Coxless Crew row their way into history books as they become the first all-female team to cross the Pacific Ocean

After nine gruelling months at sea a group of female adventurers have completed one of the toughest expeditions on the planet – rowing more than 9,200 miles across the Pacific Ocean.

The Coxless Crew set out on their journey from San Francisco in April, when they sailed under the Golden Gate Bridge and pointed Doris, their pink 29ft boat, towards Australia.

The Coxless Crew started their journey from San Francisco in April last year (Sarah Moshman/Losing Sight of Shore)

Shortly before 1am on Monday, after enduring 257 days of storms, enormous waves, sea sickness and the odd attack of flying fish, the four women nosed Doris’s faded bow into the Marlin Marina at Cairns to be greeted by their proud families and friends.

There was jubilation as Laura Penhaul, Natalia Cohen, Emma Mitchell and Meg Dyos hugged each other before joining hands and taking their first unsteady steps onto solid ground for more than three months.

Each member of the crew consumed 5,000 calories a day (Sarah Moshman/Losing Sight of Shore)

Sitting down for a well-earned beer in front of scores of people who cheered them ashore, the women were all grins as they described their expedition and arrival as “an overwhelming experience”.

But there were conflicting emotions as they said goodbye to Doris, whose cramped cabins and salty deck have been their home for three quarters of a year.

Natalia and Lizanne in Samoa (Sarah Moshman/Losing Sight of Shore)

Their final few days on the waves were spent negotiating the Great Barrier Reef and dodging dive-bombing booby birds, and with conditions conspiring against them and supplies dwindling fast they had to dig deep to finish the last few miles.

Writing on their blog on Sunday they said: “It has been an exhausting and emotional few days as we make our approach to land.

Natalia and Emma taking a break in the cabin (Sarah Moshman/Losing Sight of Shore)

“The last 8,500 nautical miles don’t matter anymore, it is all about these last 20. It’s fair to say that with physical exhaustion, sleep deprivation and a lack of savoury food we are being tested to our limits. However this is where we draw on our spirit, row hard, row strong, row together.”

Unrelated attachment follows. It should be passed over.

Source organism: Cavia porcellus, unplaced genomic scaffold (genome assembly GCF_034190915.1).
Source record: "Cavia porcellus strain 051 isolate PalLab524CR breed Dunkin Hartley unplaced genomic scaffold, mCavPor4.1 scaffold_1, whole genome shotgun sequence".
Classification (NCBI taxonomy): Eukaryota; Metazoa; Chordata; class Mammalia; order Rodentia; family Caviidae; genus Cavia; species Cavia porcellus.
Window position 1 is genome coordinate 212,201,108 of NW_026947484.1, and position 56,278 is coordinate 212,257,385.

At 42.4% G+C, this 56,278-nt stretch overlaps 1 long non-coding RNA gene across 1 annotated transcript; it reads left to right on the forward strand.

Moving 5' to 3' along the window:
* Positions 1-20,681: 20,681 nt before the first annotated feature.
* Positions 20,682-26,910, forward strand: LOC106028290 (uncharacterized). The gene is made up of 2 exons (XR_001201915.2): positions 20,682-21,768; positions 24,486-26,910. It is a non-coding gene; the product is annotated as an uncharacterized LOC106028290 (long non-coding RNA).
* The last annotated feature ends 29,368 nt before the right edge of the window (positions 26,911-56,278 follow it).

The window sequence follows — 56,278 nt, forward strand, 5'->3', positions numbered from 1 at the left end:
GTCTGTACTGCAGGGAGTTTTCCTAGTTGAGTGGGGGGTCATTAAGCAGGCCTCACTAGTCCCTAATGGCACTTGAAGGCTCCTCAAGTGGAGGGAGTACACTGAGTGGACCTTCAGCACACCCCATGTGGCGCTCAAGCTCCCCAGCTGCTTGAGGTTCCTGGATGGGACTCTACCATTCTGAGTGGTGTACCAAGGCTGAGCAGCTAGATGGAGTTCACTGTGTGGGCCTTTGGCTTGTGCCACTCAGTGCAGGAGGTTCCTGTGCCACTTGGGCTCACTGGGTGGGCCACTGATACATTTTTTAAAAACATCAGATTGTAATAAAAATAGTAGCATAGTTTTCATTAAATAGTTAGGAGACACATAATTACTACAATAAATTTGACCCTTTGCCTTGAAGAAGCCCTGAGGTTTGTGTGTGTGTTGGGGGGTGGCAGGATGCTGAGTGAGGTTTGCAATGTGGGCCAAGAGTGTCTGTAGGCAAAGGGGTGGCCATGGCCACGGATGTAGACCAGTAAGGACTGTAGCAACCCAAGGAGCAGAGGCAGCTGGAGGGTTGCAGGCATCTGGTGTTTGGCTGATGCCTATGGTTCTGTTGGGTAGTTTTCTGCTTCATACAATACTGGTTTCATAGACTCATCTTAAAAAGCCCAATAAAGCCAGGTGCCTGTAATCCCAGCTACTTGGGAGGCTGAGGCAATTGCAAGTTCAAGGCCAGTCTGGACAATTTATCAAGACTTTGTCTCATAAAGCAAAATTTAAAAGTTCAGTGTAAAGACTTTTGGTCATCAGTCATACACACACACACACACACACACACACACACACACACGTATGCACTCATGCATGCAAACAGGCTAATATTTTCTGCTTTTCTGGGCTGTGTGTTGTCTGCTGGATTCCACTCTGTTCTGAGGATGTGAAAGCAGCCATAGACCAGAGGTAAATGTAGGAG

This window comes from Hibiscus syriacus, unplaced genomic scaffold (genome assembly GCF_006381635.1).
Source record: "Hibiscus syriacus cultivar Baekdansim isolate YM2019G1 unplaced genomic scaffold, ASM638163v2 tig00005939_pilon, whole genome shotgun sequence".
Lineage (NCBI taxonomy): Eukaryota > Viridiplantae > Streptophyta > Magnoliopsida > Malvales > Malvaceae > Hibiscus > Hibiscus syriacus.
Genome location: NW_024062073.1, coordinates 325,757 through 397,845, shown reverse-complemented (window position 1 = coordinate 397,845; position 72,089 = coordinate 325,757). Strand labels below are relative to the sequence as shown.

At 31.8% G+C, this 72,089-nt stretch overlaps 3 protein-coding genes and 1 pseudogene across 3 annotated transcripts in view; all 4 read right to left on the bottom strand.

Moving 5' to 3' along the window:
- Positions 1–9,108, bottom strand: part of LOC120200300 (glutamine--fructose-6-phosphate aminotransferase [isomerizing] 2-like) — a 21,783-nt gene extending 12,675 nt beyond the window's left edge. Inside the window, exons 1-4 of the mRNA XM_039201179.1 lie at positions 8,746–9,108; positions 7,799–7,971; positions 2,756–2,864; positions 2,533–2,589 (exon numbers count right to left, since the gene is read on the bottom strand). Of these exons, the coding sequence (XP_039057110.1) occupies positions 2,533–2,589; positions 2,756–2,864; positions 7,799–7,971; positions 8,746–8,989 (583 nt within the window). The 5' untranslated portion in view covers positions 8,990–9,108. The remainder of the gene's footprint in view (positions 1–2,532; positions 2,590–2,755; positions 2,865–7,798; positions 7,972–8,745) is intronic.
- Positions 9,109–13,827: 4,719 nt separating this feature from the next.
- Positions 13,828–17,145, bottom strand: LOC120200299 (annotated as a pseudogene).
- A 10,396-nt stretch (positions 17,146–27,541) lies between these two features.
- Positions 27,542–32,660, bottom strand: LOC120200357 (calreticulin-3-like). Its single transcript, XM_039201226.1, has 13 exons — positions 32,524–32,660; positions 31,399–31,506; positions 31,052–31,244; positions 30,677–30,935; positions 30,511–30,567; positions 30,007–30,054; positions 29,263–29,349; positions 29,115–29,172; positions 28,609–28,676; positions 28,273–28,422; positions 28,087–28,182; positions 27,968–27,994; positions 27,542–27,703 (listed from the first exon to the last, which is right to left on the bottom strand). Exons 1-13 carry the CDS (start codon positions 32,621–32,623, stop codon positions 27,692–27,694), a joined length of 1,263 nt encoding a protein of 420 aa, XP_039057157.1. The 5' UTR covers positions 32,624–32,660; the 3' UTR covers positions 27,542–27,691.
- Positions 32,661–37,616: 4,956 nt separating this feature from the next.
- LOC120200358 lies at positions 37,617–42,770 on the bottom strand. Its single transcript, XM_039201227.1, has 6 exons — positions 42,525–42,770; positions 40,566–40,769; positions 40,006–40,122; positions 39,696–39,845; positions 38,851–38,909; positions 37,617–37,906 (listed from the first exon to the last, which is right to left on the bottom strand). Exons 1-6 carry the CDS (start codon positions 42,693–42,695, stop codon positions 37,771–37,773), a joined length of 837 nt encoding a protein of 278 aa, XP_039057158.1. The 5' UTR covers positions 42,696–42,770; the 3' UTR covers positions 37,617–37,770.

Despite taking three months longer than planned, the expedition has set two world records, making the women the first all-female team and the first team of four to row the Pacific.

The crew travelled a whopping 9,206 miles (Sarah Moshman/Losing Sight of Shore)

The journey, split into three legs with resupply stops in Hawaii and Samoa, was completed in its entirety by three of the crew – Laura, 32, Natalia, 40, both from London, and Emma, 30, from Marlow in Buckinghamshire.

Isabel Burnham, 31, from Saffron Walden near Cambridge, completed the crew for the first leg; Lizanne van Vuuren, 27, a South African who grew up in Newbury, took over for the second stage, while Meg Dyos, 25, from London, manned the oars for the final section.

The journey was split into three legs with resupply stops in Hawaii and Samoa (Sarah Moshman/Losing Sight of Shore)

The expedition got off to a bad start when water damage to Doris’s battery charging system forced them back to California, costing 16 days.

Back on the ocean they rowed continuously as pairs in two-hour shifts, sleeping 90 minutes at a time. Each consumed 5,000 calories a day, devouring freeze-dried meals with a side of protein bars, chocolate, fruit or nuts, washed down with desalinated sea water.

Lizanne and Nat filming in the cabin (Sarah Moshman/Losing Sight of Shore)

The rowers had to contend with a battering from a tropical storm, waves the size of houses and the heart-stopping approach of a humpback whale that surfaced just yards away.

Drenched by rain and seawater they endured painful sores, but also faced temperatures so hot they cooked a pancake on the deck just from the sun’s rays.

The Coxless Crew in Samoa (Sarah Moshman/Losing Sight of Shore)

Setbacks from El Nino and a notorious stretch of ocean where the winds died away left them weeks behind schedule, and when they reached Samoa they were just days from running out of food, but emails and the occasional call from home helped them through the dark times.

With their expedition – filmed for a documentary, Losing Sight Of Shore – now over, the Coxless Crew will concentrate on raising funds for the two charities they are supporting, Walking With The Wounded and Breast Cancer Care.

Here are the key stats that show how they survived their epic journey:

Coxless Crew graphic.

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